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Being able to hack your toon offline in D2 was also part of what made it so great.
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What an arrogant dude, I respect the guy for his gaming past with Baldur's gate II, Dragon age but to comment on D2, a game that has more longevity than both of those games combined is a slap in the face to the orginal D2 team.
Edited by Badfish#1247 on 11/18/2013 9:35 AM PST
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ShadowAegis,

As I've told you before, you saying that a hacker can force a server side change ignores entirely how a server-side architecture works. The server tells you what item you got. Your game client can never tell the server what you got. Even if you in-memory changed a weapon to "be" another on your screen, even if your stats change on screen, the server still says you have the old item and all your game play will execute as if you had that other weapon before you started mucking around.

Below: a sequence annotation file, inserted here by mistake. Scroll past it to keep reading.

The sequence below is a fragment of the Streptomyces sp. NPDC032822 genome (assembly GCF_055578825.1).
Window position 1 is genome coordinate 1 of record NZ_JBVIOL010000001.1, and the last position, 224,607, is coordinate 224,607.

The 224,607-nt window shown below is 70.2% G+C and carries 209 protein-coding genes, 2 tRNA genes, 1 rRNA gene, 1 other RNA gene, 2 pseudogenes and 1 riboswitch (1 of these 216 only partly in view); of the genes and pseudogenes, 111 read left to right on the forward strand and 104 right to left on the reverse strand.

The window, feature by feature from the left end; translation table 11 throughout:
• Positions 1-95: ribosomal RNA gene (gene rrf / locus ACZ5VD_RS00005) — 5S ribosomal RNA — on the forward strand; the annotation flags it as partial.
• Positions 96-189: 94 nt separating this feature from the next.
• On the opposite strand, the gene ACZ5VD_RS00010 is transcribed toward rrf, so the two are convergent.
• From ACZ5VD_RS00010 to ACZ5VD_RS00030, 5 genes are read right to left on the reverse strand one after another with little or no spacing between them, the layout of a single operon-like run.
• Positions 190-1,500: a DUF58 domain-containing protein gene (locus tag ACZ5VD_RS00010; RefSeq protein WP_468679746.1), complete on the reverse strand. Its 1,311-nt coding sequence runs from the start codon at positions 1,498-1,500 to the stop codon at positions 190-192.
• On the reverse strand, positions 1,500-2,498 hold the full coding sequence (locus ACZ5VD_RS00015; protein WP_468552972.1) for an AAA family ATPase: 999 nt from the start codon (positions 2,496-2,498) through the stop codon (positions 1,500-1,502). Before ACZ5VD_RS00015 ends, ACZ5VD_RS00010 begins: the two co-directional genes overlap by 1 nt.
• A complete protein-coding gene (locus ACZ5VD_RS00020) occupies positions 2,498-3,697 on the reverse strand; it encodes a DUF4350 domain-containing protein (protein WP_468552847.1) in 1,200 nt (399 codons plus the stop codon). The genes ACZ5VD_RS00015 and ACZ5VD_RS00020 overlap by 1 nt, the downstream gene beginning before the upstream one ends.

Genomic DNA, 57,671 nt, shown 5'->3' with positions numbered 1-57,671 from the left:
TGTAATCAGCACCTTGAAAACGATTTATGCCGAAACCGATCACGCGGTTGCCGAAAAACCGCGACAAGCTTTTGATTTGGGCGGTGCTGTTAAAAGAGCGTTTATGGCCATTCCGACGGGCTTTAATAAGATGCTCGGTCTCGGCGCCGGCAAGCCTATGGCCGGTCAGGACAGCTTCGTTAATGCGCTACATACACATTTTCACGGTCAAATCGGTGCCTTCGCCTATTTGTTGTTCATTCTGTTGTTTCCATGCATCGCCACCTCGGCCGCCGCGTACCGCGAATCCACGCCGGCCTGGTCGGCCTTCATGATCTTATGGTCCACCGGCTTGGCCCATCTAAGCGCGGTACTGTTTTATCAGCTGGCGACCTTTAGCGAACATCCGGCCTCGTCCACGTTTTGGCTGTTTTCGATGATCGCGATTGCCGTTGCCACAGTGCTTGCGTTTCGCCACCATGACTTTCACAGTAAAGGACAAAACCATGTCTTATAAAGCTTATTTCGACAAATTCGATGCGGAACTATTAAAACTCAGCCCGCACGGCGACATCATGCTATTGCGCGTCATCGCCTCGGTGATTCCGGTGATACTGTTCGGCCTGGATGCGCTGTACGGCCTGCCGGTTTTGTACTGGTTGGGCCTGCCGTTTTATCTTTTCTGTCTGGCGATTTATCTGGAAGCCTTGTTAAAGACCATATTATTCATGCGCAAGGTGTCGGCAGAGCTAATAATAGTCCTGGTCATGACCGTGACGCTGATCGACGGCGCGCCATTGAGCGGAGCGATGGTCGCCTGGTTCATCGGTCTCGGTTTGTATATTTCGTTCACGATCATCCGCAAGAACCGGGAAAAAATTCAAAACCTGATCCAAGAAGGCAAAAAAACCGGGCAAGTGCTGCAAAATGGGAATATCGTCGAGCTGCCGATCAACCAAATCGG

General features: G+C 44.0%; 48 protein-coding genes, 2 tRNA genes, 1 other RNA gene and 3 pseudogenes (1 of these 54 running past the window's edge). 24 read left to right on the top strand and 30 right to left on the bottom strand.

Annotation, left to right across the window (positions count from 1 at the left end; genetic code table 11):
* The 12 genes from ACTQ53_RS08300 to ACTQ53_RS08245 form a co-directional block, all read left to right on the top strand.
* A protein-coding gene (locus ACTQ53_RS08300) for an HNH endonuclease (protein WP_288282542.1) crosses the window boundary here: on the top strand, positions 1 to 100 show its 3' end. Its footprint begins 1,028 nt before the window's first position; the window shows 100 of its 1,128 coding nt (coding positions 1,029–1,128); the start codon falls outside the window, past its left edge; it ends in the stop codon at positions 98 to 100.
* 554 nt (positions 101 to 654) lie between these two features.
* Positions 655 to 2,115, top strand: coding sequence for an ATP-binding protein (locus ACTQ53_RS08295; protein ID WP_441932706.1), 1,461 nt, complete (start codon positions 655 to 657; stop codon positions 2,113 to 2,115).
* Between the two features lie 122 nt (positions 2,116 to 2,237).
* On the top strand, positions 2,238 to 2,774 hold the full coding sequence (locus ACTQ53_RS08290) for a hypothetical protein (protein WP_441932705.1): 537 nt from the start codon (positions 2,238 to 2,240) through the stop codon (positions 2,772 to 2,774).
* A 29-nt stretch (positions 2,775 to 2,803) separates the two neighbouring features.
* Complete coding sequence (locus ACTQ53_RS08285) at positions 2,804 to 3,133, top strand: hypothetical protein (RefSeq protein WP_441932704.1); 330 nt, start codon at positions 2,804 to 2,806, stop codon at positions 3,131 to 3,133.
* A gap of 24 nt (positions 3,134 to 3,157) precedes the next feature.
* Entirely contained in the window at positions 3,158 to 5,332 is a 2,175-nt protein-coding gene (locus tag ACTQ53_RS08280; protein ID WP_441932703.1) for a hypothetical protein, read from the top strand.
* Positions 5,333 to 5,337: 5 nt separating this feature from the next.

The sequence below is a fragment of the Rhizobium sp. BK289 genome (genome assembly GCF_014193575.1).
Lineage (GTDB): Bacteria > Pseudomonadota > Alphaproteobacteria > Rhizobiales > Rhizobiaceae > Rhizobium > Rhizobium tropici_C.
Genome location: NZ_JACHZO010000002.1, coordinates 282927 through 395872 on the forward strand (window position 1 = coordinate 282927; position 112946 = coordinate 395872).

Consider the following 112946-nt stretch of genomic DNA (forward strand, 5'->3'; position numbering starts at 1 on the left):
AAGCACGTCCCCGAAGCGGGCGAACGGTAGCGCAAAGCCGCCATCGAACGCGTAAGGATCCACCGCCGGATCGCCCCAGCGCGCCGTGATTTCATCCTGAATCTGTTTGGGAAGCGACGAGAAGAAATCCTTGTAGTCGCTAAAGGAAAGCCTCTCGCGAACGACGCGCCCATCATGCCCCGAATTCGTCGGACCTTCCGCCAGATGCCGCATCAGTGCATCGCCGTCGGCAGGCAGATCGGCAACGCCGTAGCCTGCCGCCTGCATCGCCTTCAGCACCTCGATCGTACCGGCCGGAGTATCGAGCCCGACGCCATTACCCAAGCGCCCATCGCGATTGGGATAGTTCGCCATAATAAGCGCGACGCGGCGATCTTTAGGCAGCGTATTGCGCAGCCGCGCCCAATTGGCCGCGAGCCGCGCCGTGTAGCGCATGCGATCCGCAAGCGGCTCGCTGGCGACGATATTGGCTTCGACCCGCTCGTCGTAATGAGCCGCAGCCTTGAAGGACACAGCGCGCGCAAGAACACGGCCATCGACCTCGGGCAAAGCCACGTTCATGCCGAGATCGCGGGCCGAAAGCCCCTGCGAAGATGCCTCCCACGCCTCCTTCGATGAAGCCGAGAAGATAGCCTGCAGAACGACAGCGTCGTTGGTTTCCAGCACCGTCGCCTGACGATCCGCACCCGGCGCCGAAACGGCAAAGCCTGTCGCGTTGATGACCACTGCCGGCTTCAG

Introducing an offline mode would not change this paradigm. Even if you somehow forced an offline enabled client to tell an online client that you have x, y, and z items, the blizzard server still would not and your actual game play performance would not change one bit. You won't kill monsters faster, your stats won't actually change, and so on. In fact, if you pointed an online client to the offline client, like you'd do if you were spoofing the blizzard server, you would have zero impact whatsoever on your online profile. You would progress exactly zero in all respects.